“Our department, along with law enforcement in general, is in a difficult spot given the circumstances the stay at home order has had on peoples’ lives while upholding minor violations of the law,” the statement said. “This does not mean we condone the protest, nor will we ignore future gatherings such as these, but we do understand people’s emotions are high and many are frustrated with the current executive order.”

Collins said she appreciated the extra publicity.

The dozen or so officers at the scene, including Police Chief Rob Handy, did not intervene. By 2:30 p.m., crowds began to thin out, police said.

Huntington Beach resident Marcia Hoist carried a tote bag with a flag, but said she decided it was too large to pull out. She came to participate because she said she felt that the restrictions were an overstep.

Hoist’s friend John Graf also came out to document the event for his YouTube channel.

“We believe this is a hoax,” Graf said.

A message written on a man's back reads, "CHINA LIED PEOPLE DIED," as demonstrators crowd the intersection at Main Street and Walnut Avenue in downtown Huntington Beach on Friday.
A message written on a man’s back reads, “CHINA LIED PEOPLE DIED,” as demonstrators crowd the intersection at Main Street and Walnut Avenue in downtown Huntington Beach on Friday.
(Kevin Chang / Staff Photographer)

In the background, chants of “U-S-A!” rose in volume with interjections of “Never again will they do this!”

“The turnout is really good,” Graf said, standing behind the crowd on the intersection’s southern corner. “People realize it’s just a cold.”

A woman in blue hospital scrubs and a respirator mask walked her bicycle — complete with a flower-covered basket through the crowds and headed north on Walnut away from the protest, stopping to look back at the gathering.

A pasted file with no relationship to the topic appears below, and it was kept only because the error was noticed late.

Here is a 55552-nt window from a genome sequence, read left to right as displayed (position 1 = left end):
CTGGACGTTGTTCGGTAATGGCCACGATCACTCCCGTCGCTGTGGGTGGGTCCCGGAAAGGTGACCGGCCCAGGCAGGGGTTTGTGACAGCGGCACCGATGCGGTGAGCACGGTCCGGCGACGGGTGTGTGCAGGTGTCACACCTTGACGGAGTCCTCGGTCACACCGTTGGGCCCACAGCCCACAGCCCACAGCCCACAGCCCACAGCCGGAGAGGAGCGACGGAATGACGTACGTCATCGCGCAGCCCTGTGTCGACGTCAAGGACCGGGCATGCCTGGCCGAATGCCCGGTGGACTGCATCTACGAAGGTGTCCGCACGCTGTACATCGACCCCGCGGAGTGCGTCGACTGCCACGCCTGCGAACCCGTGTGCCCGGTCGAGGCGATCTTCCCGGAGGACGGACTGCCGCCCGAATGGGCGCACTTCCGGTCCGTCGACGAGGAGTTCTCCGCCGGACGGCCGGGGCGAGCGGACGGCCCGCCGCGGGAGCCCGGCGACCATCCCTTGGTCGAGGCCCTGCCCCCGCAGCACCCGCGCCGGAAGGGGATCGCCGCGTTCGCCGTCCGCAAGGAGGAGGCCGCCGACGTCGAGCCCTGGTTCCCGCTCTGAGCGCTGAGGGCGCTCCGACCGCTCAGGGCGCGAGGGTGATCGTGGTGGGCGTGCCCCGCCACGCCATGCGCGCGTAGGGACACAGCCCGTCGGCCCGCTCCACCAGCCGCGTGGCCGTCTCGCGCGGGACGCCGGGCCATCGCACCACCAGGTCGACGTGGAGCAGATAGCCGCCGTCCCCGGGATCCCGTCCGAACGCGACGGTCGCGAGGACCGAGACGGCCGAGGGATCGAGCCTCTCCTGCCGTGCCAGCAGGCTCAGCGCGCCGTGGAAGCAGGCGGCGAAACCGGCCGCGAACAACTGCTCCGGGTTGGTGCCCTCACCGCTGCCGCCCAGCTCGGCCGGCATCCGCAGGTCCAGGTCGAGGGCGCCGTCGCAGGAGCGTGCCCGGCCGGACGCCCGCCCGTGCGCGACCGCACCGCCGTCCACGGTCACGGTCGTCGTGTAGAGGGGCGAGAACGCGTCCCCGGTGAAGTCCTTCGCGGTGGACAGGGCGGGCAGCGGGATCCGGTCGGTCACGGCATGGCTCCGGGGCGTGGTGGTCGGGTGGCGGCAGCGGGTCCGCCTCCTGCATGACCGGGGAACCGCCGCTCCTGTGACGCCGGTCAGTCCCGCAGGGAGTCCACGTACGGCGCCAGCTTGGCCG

The woman, a Newport Beach resident who said she works in hospital administration but declined to give her name, had come to downtown Huntington Beach to pick up her bike before her shift at the hospital, and wasn’t aware of the event.

“This blows me away,” she said. “People are dying — and at an alarming rate!”

On Friday, the OC Health Care Agency reported 77 new cases and three new deaths, bringing the number of cumulative cases in the county to 1,501 and 28 deaths associated with the virus. There are 129 COVID-19 patients currently hospitalized, the health care agency said. Huntington Beach has had 103 cases, according to the data.

The healthcare worker said she had seen a friend from her Huntington Beach church moments earlier. “He said he is tired of his rights being taken away,” the woman said.

“This has nothing to do with politics ... It’s science!” she added. “This is a mob mentality,” she said, noting the police presence but lack of action.

Reflecting on the interaction with her friend, she said, “I can’t argue with him … I had to turn away. I wished him peace.”